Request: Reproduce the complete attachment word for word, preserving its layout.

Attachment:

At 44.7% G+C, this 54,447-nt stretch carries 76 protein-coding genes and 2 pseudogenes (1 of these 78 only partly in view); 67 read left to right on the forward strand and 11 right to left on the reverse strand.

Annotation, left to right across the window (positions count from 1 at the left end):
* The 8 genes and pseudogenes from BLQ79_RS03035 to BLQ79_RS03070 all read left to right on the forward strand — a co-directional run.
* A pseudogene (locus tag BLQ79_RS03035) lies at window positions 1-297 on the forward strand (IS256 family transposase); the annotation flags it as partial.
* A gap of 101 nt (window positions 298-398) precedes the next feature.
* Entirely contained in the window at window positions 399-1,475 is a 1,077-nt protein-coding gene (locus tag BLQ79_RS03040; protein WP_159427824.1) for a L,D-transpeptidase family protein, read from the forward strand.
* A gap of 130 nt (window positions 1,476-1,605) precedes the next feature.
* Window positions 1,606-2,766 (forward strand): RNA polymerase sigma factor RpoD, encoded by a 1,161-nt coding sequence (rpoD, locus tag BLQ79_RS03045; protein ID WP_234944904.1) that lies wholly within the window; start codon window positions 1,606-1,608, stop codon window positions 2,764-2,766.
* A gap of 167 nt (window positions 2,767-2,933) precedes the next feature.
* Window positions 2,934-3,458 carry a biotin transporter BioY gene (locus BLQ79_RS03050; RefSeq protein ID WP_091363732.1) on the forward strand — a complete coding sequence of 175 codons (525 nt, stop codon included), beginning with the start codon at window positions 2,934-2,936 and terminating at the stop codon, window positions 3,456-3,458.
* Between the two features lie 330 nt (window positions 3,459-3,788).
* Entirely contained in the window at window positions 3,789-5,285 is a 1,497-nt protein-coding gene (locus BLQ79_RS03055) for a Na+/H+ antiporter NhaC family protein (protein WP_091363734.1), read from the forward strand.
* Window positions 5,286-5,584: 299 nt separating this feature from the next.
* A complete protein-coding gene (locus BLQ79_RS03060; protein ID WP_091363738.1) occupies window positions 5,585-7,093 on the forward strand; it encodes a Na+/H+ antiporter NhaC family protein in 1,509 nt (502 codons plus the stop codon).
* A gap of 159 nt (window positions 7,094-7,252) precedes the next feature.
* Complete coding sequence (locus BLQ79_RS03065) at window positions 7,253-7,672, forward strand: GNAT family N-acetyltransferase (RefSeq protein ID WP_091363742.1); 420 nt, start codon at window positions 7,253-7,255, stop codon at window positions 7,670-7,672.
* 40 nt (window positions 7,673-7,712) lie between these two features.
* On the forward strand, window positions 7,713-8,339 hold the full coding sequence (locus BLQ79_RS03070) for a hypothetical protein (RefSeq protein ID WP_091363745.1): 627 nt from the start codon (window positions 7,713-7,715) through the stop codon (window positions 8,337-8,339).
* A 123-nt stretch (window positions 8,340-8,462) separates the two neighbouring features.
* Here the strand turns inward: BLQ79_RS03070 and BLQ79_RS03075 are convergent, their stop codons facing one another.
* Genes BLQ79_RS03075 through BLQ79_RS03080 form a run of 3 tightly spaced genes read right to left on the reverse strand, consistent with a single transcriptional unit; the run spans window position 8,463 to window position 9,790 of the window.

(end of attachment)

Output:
At 44.7% G+C, this 54,447-nt stretch carries 76 protein-coding genes and 2 pseudogenes (1 of these 78 only partly in view); 67 read left to right on the forward strand and 11 right to left on the reverse strand.

Annotation, left to right across the window (positions count from 1 at the left end):
* The 8 genes and pseudogenes from BLQ79_RS03035 to BLQ79_RS03070 all read left to right on the forward strand — a co-directional run.
* A pseudogene (locus tag BLQ79_RS03035) lies at window positions 1-297 on the forward strand (IS256 family transposase); the annotation flags it as partial.
* A gap of 101 nt (window positions 298-398) precedes the next feature.
* Entirely contained in the window at window positions 399-1,475 is a 1,077-nt protein-coding gene (locus tag BLQ79_RS03040; protein WP_159427824.1) for a L,D-transpeptidase family protein, read from the forward strand.
* A gap of 130 nt (window positions 1,476-1,605) precedes the next feature.
* Window positions 1,606-2,766 (forward strand): RNA polymerase sigma factor RpoD, encoded by a 1,161-nt coding sequence (rpoD, locus tag BLQ79_RS03045; protein ID WP_234944904.1) that lies wholly within the window; start codon window positions 1,606-1,608, stop codon window positions 2,764-2,766.
* A gap of 167 nt (window positions 2,767-2,933) precedes the next feature.
* Window positions 2,934-3,458 carry a biotin transporter BioY gene (locus BLQ79_RS03050; RefSeq protein ID WP_091363732.1) on the forward strand — a complete coding sequence of 175 codons (525 nt, stop codon included), beginning with the start codon at window positions 2,934-2,936 and terminating at the stop codon, window positions 3,456-3,458.
* Between the two features lie 330 nt (window positions 3,459-3,788).
* Entirely contained in the window at window positions 3,789-5,285 is a 1,497-nt protein-coding gene (locus BLQ79_RS03055) for a Na+/H+ antiporter NhaC family protein (protein WP_091363734.1), read from the forward strand.
* Window positions 5,286-5,584: 299 nt separating this feature from the next.
* A complete protein-coding gene (locus BLQ79_RS03060; protein ID WP_091363738.1) occupies window positions 5,585-7,093 on the forward strand; it encodes a Na+/H+ antiporter NhaC family protein in 1,509 nt (502 codons plus the stop codon).
* A gap of 159 nt (window positions 7,094-7,252) precedes the next feature.
* Complete coding sequence (locus BLQ79_RS03065) at window positions 7,253-7,672, forward strand: GNAT family N-acetyltransferase (RefSeq protein ID WP_091363742.1); 420 nt, start codon at window positions 7,253-7,255, stop codon at window positions 7,670-7,672.
* 40 nt (window positions 7,673-7,712) lie between these two features.
* On the forward strand, window positions 7,713-8,339 hold the full coding sequence (locus BLQ79_RS03070) for a hypothetical protein (RefSeq protein ID WP_091363745.1): 627 nt from the start codon (window positions 7,713-7,715) through the stop codon (window positions 8,337-8,339).
* A 123-nt stretch (window positions 8,340-8,462) separates the two neighbouring features.
* Here the strand turns inward: BLQ79_RS03070 and BLQ79_RS03075 are convergent, their stop codons facing one another.
* Genes BLQ79_RS03075 through BLQ79_RS03080 form a run of 3 tightly spaced genes read right to left on the reverse strand, consistent with a single transcriptional unit; the run spans window position 8,463 to window position 9,790 of the window.